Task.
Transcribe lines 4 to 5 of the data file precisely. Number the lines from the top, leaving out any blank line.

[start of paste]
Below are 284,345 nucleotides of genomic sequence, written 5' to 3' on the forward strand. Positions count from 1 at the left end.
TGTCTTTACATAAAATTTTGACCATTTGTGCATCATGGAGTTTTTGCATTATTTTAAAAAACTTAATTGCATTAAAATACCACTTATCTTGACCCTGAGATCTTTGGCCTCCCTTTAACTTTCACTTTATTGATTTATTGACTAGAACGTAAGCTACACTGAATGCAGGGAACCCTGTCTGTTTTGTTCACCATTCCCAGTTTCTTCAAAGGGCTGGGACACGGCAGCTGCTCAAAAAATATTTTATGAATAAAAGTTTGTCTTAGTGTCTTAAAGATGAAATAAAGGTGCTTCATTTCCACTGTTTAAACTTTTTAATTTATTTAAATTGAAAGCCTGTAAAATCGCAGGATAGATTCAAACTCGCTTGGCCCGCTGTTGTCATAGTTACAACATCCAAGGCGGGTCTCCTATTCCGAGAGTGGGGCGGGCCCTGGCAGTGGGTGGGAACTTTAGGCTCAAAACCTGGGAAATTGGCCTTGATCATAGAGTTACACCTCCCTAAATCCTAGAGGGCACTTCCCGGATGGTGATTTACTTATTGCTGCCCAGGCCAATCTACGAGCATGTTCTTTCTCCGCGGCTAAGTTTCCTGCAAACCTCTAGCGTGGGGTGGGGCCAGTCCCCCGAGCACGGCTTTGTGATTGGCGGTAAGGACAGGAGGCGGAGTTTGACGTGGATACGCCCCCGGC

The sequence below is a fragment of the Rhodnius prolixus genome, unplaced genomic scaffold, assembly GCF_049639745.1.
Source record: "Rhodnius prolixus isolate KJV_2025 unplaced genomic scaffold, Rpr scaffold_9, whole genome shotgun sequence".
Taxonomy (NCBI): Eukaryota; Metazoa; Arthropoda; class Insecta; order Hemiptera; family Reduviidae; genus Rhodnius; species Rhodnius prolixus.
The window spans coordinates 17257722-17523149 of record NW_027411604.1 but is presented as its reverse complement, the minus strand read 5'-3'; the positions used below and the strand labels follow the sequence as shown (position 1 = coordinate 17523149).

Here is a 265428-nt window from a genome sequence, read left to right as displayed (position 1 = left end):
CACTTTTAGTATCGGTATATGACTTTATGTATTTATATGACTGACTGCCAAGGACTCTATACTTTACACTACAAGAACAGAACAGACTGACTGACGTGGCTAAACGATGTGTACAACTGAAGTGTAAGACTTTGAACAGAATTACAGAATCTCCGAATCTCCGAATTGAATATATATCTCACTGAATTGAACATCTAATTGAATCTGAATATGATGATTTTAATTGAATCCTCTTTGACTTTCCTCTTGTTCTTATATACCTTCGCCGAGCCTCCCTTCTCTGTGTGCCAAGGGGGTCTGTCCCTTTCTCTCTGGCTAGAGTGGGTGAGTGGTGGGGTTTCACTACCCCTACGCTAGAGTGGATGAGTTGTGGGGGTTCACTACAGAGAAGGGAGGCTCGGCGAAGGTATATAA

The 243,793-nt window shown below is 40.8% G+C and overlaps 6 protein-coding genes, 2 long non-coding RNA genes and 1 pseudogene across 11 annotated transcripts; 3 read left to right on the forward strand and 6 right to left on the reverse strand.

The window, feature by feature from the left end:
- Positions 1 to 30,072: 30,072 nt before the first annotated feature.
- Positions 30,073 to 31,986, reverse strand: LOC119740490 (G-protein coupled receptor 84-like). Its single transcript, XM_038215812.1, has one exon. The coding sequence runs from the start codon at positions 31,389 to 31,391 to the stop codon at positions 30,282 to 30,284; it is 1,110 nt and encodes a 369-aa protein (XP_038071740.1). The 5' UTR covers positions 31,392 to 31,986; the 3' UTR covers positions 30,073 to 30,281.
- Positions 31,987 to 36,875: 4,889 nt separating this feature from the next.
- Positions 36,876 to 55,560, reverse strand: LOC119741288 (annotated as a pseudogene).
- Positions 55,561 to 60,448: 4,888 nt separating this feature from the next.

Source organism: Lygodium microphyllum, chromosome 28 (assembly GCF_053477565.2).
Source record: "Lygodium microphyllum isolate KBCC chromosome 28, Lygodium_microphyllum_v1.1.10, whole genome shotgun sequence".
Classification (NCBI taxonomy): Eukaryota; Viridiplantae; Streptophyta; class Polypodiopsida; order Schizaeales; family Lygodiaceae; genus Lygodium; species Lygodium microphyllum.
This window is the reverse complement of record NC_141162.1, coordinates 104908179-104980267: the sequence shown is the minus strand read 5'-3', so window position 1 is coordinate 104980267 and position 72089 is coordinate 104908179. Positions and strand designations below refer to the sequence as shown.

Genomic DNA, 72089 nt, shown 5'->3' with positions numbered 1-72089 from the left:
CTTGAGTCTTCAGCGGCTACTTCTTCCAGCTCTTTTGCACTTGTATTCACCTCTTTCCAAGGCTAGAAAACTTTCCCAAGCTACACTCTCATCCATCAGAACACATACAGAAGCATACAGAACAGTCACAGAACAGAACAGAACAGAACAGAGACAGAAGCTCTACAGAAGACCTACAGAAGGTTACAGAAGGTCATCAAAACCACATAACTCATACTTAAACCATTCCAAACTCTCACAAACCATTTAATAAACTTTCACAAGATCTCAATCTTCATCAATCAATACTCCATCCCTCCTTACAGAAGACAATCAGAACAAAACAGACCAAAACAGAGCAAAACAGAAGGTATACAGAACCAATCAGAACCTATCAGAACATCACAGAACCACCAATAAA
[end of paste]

Source record: "Rhodnius prolixus isolate KJV_2025 unplaced genomic scaffold, Rpr scaffold_9, whole genome shotgun sequence".
Taxonomy (NCBI): Eukaryota; Metazoa; Arthropoda; class Insecta; order Hemiptera; family Reduviidae; genus Rhodnius; species Rhodnius prolixus.